I woke up the morning before last and it felt like autumn. Sure, it’s still quite warm during the day here in Durango, but something about the light and the cool morning air signaled the imminent arrival of the colder months here at higher elevations.
When gathering plant medicine, time of year is sometimes important to the quality of the medicine, with fall and spring being the most common time for root digging. Why do folks gather roots at certain times of the year? It’s often related to the chemistry of the root during a particular season, or to other aspects of the plant’s lifecycle. For instance, a biennial plant (they usually live 2 years), dies off after blooming the second year. The plant is sending all of its stored energy from the root up into the flowers for a last hurrah, so the root medicine will be weak if harvested then. The root may even be disintegrating by the time the plant’s in full bloom.
Many herbalists like to harvest seasonally because the energy of the medicine is different depending on time of year. For instance, one collects roots in the spring when they want to capture the rising, flowing and uplifting energy of this time of year. After winter dormancy, the sap in the roots is starting to flow back up into the plant as the plant starts a new season of growth. It’s not hard to imagine that this may be a better preparation for someone who is feeling down, stuck, or sluggish, whether emotionally or physically.
The fall is a different kind of energy. It’s about drawing down and grounding in preparation for the winter. The sap of the plant is sinking down into the roots, into the earth to prepare for overwintering, when, in fact, the roots aren’t dormant. They’re working to prepare the plant for emergence in the spring, just like the introspective work that is good for us to do this time of year is good for preparing us for the next year. Fall is when we plant the seeds for spring. Fall root medicine is good for those with frenetic lives—those feeling scattered or extended in too many directions—who need to slow down and do some more inward directed work.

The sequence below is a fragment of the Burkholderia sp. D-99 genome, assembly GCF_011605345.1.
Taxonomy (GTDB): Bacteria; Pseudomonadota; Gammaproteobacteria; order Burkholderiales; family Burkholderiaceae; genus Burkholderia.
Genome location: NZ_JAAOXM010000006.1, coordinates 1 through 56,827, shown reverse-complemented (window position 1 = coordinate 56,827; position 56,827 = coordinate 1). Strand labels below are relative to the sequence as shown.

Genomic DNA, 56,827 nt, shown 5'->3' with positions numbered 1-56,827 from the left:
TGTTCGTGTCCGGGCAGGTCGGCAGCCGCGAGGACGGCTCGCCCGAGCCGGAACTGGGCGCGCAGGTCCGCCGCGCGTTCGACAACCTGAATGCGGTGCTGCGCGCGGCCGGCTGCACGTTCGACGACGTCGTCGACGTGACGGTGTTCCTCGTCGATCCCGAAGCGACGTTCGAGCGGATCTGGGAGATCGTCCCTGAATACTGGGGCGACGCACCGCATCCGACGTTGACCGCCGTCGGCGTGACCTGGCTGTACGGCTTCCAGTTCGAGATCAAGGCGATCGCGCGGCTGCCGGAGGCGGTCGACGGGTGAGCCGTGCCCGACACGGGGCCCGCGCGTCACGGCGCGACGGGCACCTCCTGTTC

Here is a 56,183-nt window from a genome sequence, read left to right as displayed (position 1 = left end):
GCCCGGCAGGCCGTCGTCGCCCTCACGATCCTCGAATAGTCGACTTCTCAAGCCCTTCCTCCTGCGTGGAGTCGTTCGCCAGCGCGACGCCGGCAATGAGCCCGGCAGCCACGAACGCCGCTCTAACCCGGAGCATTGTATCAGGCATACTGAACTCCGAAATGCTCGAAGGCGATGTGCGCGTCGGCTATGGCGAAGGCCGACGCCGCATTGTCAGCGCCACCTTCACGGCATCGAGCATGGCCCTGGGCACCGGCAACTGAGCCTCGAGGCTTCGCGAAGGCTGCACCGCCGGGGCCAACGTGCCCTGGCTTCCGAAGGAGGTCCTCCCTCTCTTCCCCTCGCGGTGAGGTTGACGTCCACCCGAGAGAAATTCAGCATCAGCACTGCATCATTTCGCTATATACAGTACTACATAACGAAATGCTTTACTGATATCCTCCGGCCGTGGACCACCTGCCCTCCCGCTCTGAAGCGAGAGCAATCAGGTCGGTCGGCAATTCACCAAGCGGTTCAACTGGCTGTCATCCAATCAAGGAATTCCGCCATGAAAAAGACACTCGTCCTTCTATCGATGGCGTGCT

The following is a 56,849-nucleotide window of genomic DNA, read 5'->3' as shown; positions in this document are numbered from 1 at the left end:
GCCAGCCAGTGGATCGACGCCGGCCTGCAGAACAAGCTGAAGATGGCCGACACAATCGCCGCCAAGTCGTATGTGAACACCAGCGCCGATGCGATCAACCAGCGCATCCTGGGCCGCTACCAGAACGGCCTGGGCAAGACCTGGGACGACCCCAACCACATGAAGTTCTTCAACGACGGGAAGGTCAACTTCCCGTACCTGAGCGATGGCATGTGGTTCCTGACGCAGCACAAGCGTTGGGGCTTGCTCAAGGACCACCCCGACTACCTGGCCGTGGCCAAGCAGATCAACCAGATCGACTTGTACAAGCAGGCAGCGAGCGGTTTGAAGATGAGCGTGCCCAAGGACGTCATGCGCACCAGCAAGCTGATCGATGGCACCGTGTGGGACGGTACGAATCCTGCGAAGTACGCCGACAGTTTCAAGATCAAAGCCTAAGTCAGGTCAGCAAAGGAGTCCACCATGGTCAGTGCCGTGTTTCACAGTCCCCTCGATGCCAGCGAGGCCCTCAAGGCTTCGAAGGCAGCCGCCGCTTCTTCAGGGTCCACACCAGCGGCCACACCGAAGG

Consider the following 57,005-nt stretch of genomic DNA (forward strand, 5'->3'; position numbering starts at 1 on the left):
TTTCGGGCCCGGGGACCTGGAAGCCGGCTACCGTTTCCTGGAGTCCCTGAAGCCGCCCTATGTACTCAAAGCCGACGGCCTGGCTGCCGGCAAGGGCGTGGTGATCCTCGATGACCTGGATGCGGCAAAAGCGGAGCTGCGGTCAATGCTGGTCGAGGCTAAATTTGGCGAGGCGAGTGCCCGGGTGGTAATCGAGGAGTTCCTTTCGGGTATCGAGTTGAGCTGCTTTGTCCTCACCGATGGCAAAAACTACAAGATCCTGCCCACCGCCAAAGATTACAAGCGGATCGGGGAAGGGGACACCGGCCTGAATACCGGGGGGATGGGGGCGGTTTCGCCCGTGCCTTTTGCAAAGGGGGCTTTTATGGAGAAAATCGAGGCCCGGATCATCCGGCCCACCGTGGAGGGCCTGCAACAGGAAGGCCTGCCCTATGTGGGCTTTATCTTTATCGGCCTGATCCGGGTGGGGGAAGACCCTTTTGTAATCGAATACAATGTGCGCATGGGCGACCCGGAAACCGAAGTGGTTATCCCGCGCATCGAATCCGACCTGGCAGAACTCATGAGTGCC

With fall rapidly approaching, let’s get into those to look for that are common to many places.
I love this plant. Sure, it’s a weed, but mullein (Verbascum thapsus) is beautiful and supremely useful—for the environment as well…it breaks up hard-packed dirt, which lets other plants get a foothold (roothold?) and lets the rain penetrate better rather than just running off. You may have heard this plant called “toilet paper of the woods,” but I don’t recommend trying it unless you want a bunch of prickly little hairs in your nether parts.
- Find the biggest basal rosettes of leaves…these will have the biggest roots. As soon as you dig the root, immediately cut it from the aerial parts. It can be chopped and dried for tea or tinctured. The nearly white-colored root produces a very dark brown extract.
- The root is used for respiratory tract issues, similar to the leaf.
- It’s also handy for urinary incontinence, toning the trigone muscle of the bladder. I had a client on mullein root for her back, only to hear back that she no longer dribbled urine upon sneezing.
- My favorite use? Spine-related stuff. This plant is the main reason that I don’t have a pinched femoral or sciatic nerve every other week. It’s traditionally used for alignment issues from the neck down to the base of the spine, and if it works for you, it really works.
A Eurasian native, like mullein, burdock (Arctium lappa) has also made itself at home here in southwest Colorado and, indeed, all over much of North America. The name arctium means bear, in reference to the appearance of the burrs, which you will be quite familiar with if you’ve ever brushed against burdock that’s gone to seed.